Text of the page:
Every channel runs on a separate instance of the Raft protocol, which allows each instance to elect a different leader. This configuration also allows further decentralization of the service in use cases where clusters are made up of ordering nodes controlled by different organizations. Ordering nodes can be added or removed from a channel as needed as long as only a single node is added or removed at a time. While this configuration creates more overhead in the form of redundant heartbeat messages and goroutines, it lays necessary groundwork for BFT.
In Raft, transactions (in the form of proposals or configuration updates) are automatically routed by the ordering node that receives the transaction to the current leader of that channel. This means that peers and applications do not need to know who the leader node is at any particular time. Only the ordering nodes need to know.
When the orderer validation checks have been completed, the transactions are ordered, packaged into blocks, consented on, and distributed, as described in phase two of our transaction flow.
How leader election works in Raft¶
Although the process of electing a leader happens within the orderer’s internal processes, it’s worth noting how the process works.
Raft nodes are always in one of three states: follower, candidate, or leader. All nodes initially start out as a follower. In this state, they can accept log entries from a leader (if one has been elected), or cast votes for leader. If no log entries or heartbeats are received for a set amount of time (for example, five seconds), nodes self-promote to the candidate state. In the candidate state, nodes request votes from other nodes. If a candidate receives a quorum of votes, then it is promoted to a leader. The leader must accept new log entries and replicate them to the followers.
For a visual representation of how the leader election process works, check out The Secret Lives of Data.
If an ordering node goes down, how does it get the logs it missed when it is restarted?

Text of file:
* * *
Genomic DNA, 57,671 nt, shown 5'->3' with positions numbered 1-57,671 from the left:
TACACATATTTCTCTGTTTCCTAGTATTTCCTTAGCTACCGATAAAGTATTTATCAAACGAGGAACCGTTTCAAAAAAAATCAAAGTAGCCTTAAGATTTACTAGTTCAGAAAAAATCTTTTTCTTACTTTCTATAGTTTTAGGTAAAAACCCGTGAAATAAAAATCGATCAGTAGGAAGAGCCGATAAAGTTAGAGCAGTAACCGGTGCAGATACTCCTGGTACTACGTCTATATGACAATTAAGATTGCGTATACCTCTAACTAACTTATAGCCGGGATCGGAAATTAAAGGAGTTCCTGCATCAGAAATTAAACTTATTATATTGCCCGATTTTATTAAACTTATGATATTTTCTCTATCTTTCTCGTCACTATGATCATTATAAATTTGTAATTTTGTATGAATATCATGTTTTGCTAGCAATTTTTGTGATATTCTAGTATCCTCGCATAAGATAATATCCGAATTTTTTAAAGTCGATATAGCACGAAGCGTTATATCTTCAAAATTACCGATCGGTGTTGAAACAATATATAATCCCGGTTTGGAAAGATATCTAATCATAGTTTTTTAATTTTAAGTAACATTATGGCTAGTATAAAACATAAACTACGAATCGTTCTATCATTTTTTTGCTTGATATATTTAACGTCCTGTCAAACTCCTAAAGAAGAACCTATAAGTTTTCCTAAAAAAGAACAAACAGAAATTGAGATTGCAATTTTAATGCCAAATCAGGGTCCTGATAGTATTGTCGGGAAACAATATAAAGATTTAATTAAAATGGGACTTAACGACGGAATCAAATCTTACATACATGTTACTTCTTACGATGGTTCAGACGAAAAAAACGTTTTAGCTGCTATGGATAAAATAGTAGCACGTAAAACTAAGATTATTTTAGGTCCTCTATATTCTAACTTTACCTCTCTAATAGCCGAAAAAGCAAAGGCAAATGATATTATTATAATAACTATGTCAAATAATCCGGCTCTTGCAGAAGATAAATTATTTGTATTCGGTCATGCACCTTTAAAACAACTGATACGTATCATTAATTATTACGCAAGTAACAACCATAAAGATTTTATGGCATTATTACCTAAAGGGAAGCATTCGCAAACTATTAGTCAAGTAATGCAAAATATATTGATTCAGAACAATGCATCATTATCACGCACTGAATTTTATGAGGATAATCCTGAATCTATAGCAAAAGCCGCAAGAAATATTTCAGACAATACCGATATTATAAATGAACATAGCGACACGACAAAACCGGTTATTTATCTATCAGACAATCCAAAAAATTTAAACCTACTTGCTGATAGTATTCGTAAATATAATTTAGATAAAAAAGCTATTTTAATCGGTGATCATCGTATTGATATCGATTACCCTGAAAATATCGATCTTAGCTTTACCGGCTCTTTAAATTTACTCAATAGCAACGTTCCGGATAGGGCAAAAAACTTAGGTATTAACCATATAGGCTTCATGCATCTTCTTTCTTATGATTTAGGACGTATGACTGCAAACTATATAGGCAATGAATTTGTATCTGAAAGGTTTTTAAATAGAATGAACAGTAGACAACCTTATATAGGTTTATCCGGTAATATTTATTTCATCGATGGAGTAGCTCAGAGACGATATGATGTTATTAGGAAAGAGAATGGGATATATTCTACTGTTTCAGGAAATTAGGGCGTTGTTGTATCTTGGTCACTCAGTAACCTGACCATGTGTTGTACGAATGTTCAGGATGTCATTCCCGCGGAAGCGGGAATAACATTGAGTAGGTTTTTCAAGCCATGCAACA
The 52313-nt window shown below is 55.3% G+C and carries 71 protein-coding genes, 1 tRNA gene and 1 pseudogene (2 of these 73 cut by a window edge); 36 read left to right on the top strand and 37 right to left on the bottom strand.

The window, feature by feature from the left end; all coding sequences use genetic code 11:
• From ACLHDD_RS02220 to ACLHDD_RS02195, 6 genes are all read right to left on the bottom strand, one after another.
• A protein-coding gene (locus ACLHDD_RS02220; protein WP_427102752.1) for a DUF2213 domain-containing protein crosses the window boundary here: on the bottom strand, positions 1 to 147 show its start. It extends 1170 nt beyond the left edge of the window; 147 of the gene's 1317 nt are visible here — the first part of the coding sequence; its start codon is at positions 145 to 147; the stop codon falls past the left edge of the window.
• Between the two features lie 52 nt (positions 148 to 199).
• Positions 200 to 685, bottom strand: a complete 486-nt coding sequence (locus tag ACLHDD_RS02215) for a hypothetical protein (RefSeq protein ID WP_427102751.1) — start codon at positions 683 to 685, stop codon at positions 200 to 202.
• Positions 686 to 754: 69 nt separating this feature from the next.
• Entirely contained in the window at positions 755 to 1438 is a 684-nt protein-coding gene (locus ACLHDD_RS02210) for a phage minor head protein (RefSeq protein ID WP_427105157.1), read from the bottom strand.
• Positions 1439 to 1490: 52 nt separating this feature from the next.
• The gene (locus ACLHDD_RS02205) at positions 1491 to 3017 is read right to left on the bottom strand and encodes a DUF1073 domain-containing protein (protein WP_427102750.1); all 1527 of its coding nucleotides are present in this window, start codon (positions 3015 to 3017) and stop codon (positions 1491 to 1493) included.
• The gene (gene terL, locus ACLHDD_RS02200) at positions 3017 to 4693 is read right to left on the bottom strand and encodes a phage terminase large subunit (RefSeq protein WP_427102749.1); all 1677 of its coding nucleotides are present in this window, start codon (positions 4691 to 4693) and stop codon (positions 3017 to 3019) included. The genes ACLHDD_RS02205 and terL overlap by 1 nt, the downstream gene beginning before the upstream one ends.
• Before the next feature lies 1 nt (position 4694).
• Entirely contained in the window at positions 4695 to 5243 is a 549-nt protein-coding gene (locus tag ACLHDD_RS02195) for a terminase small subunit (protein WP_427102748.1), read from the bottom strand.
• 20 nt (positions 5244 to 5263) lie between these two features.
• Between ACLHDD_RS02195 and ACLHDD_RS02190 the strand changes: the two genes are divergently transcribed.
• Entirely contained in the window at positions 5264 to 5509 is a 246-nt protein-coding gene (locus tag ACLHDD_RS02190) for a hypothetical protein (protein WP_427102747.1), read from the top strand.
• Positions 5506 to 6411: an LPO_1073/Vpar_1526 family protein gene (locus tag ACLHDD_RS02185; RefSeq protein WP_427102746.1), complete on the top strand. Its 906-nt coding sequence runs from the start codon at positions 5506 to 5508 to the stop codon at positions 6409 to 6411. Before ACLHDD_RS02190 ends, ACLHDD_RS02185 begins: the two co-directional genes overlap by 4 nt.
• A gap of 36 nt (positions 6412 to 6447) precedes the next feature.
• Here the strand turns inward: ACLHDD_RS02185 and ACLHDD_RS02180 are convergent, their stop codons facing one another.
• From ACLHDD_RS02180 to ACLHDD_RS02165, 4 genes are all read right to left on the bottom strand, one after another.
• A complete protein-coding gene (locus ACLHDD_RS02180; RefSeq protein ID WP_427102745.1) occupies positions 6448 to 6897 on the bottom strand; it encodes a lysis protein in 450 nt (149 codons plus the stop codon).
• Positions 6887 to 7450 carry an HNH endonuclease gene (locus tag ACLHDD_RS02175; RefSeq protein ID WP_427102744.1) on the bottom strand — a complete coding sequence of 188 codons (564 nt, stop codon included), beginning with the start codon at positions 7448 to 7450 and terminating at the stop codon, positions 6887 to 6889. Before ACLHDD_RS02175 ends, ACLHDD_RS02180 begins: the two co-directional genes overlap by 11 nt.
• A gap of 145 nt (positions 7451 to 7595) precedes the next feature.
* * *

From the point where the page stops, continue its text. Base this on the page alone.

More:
While it’s possible to keep all logs indefinitely, in order to save disk space, Raft uses a process called “snapshotting”, in which users can define how many bytes of data will be kept in the log. This amount of data will conform to a certain number of blocks (which depends on the amount of data in the blocks. Note that only full blocks are stored in a snapshot).
For example, let’s say lagging replica
R1 was just reconnected to the network.
Its latest block is
L is at block
196, and is configured to
snapshot at amount of data that in this case represents 20 blocks.
therefore receive block
L and then make a
Deliver request for
196 would then be replicated to
through the normal Raft protocol.
Kafka (deprecated in v2.x)¶
The other crash fault tolerant ordering service supported by Fabric is an adaptation of a Kafka distributed streaming platform for use as a cluster of ordering nodes. You can read more about Kafka at the Apache Kafka Web site, but at a high level, Kafka uses the same conceptual “leader and follower” configuration used by Raft, in which transactions (which Kafka calls “messages”) are replicated from the leader node to the follower nodes. In the event the leader node goes down, one of the followers becomes the leader and ordering can continue, ensuring fault tolerance, just as with Raft.
The management of the Kafka cluster, including the coordination of tasks, cluster membership, access control, and controller election, among others, is handled by a ZooKeeper ensemble and its related APIs.
Kafka clusters and ZooKeeper ensembles are notoriously tricky to set up, so our documentation assumes a working knowledge of Kafka and ZooKeeper. If you decide to use Kafka without having this expertise, you should complete, at a minimum, the first six steps of the Kafka Quickstart guide before experimenting with the Kafka-based ordering service. You can also consult this sample configuration file for a brief explanation of the sensible defaults for Kafka and ZooKeeper.
To learn how to bring up a Kafka-based ordering service, check out our documentation on Kafka.